Drones and the U.S. Courts




Rosen, Richard D.

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William Mitchell Law Review


The United States's use of drones to target leaders of Taliban, al Qaeda, and allied groups has generated considerable debate over the lawfulness of such targeted killings under international law. Assuming that using drones to target suspected terrorists and insurgents violates international law, do the actual or potential victims have remedies in U.S. courts? In other words, may prospective targets seek injunctive or declaratory relief to forestall such strikes, and do the victims of such attacks have realistic claims against the United States or its officials for personal injuries and property damage sustained in the attacks? This article explains the various hurdles to lawsuits challenging U.S. drone policy including standing, the political question doctrine, sovereign immunity, personal immunity, non-cognizable claims, and the state secrets doctrine. These hurdles present a virtually insurmountable barrier to lawsuits challenging the nation’s policy of targeted killings and reinforce the belief that this controversy must be resolved through the political process and outside the courts.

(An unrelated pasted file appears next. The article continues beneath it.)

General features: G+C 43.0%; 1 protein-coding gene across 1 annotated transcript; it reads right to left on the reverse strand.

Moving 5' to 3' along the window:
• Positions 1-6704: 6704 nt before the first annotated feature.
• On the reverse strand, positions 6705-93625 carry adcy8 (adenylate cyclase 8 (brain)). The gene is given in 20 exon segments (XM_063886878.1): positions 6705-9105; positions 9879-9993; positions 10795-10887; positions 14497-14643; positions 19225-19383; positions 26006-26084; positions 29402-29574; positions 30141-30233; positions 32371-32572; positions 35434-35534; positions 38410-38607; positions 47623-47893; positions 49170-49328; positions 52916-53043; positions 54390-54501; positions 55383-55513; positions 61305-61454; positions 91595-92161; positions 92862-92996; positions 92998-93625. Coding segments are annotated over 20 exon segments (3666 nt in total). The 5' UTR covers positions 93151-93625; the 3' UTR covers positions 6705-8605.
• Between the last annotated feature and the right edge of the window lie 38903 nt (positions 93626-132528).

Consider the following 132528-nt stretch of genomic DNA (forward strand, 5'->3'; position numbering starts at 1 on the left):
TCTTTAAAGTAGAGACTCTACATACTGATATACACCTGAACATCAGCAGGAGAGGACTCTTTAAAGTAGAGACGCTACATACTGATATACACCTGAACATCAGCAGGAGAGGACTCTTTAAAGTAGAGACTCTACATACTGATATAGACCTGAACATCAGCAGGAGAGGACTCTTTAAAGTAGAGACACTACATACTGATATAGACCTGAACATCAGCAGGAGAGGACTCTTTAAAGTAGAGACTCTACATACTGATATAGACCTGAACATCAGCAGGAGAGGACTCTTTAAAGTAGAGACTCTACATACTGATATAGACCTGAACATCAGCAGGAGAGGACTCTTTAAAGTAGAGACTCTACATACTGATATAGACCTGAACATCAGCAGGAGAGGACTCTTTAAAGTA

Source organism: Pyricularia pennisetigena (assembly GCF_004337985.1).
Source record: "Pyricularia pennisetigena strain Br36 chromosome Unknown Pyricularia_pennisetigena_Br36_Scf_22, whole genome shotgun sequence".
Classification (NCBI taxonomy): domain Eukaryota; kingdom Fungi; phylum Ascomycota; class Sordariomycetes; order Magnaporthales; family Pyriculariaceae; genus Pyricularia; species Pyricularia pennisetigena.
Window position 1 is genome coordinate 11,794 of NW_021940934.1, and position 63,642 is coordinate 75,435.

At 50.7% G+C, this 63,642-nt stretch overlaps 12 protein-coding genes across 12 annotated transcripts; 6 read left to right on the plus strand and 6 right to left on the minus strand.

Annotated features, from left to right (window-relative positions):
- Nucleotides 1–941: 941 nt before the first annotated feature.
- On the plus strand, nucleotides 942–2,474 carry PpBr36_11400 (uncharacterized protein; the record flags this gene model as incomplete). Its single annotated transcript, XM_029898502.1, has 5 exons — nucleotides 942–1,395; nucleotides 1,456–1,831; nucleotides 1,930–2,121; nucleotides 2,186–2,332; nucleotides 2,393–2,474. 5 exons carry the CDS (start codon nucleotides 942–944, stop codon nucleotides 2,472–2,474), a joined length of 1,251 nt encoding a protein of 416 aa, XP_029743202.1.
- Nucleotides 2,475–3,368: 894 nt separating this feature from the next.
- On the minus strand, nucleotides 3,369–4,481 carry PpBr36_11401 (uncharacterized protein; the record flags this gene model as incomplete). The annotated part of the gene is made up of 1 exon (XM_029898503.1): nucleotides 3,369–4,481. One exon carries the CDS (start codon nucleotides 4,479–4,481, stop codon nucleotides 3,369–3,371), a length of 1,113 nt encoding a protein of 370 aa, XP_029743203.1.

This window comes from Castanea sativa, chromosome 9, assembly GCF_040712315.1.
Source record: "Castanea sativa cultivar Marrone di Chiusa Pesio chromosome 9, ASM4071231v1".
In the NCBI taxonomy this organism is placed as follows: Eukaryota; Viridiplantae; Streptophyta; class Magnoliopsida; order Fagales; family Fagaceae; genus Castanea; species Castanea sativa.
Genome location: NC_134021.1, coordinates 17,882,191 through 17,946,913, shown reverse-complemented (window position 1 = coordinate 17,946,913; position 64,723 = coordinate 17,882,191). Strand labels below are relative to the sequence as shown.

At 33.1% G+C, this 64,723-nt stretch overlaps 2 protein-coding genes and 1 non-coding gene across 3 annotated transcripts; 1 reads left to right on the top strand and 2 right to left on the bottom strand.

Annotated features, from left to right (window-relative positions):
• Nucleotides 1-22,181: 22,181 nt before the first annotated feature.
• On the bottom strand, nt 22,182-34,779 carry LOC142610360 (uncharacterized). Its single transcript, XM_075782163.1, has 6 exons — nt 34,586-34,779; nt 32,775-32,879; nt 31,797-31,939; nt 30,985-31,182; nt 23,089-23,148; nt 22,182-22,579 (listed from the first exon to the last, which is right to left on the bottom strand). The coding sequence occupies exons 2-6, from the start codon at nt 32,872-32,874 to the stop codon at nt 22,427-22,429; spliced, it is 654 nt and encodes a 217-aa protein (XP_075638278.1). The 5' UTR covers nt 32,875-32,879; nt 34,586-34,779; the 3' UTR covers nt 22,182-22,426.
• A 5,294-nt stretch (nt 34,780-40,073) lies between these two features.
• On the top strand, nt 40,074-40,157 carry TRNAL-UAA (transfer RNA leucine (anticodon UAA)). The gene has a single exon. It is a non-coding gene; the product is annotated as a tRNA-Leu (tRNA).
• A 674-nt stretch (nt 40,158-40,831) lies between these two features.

Drones, Targeted killing, Sovereign immunity, State secrets doctrine


37 Wm. Mitchell L. Rev. 5280